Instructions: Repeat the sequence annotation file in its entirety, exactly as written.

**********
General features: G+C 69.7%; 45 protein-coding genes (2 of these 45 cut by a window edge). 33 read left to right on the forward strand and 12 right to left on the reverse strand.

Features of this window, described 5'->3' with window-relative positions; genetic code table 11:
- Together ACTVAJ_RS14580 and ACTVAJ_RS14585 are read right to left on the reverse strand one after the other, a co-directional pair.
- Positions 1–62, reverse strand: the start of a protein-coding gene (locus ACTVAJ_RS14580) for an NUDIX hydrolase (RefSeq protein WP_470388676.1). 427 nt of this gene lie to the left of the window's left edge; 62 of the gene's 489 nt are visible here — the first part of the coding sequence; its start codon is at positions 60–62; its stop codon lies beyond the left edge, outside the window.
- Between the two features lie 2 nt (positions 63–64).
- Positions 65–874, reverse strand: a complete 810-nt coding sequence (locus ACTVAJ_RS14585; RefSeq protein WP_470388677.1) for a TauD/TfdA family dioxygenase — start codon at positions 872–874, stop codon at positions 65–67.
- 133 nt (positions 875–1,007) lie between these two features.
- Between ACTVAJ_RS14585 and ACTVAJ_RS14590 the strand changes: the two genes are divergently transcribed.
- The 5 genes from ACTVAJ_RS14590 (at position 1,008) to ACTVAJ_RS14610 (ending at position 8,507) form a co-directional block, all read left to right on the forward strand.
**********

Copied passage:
General features: G+C 69.7%; 45 protein-coding genes (2 of these 45 cut by a window edge). 33 read left to right on the forward strand and 12 right to left on the reverse strand.

Features of this window, described 5'->3' with window-relative positions; genetic code table 11:
- Together ACTVAJ_RS14580 and ACTVAJ_RS14585 are read right to left on the reverse strand one after the other, a co-directional pair.
- Positions 1–62, reverse strand: the start of a protein-coding gene (locus ACTVAJ_RS14580) for an NUDIX hydrolase (RefSeq protein WP_470388676.1). 427 nt of this gene lie to the left of the window's left edge; 62 of the gene's 489 nt are visible here — the first part of the coding sequence; its start codon is at positions 60–62; its stop codon lies beyond the left edge, outside the window.
- Between the two features lie 2 nt (positions 63–64).
- Positions 65–874, reverse strand: a complete 810-nt coding sequence (locus ACTVAJ_RS14585; RefSeq protein WP_470388677.1) for a TauD/TfdA family dioxygenase — start codon at positions 872–874, stop codon at positions 65–67.
- 133 nt (positions 875–1,007) lie between these two features.
- Between ACTVAJ_RS14585 and ACTVAJ_RS14590 the strand changes: the two genes are divergently transcribed.
- The 5 genes from ACTVAJ_RS14590 (at position 1,008) to ACTVAJ_RS14610 (ending at position 8,507) form a co-directional block, all read left to right on the forward strand.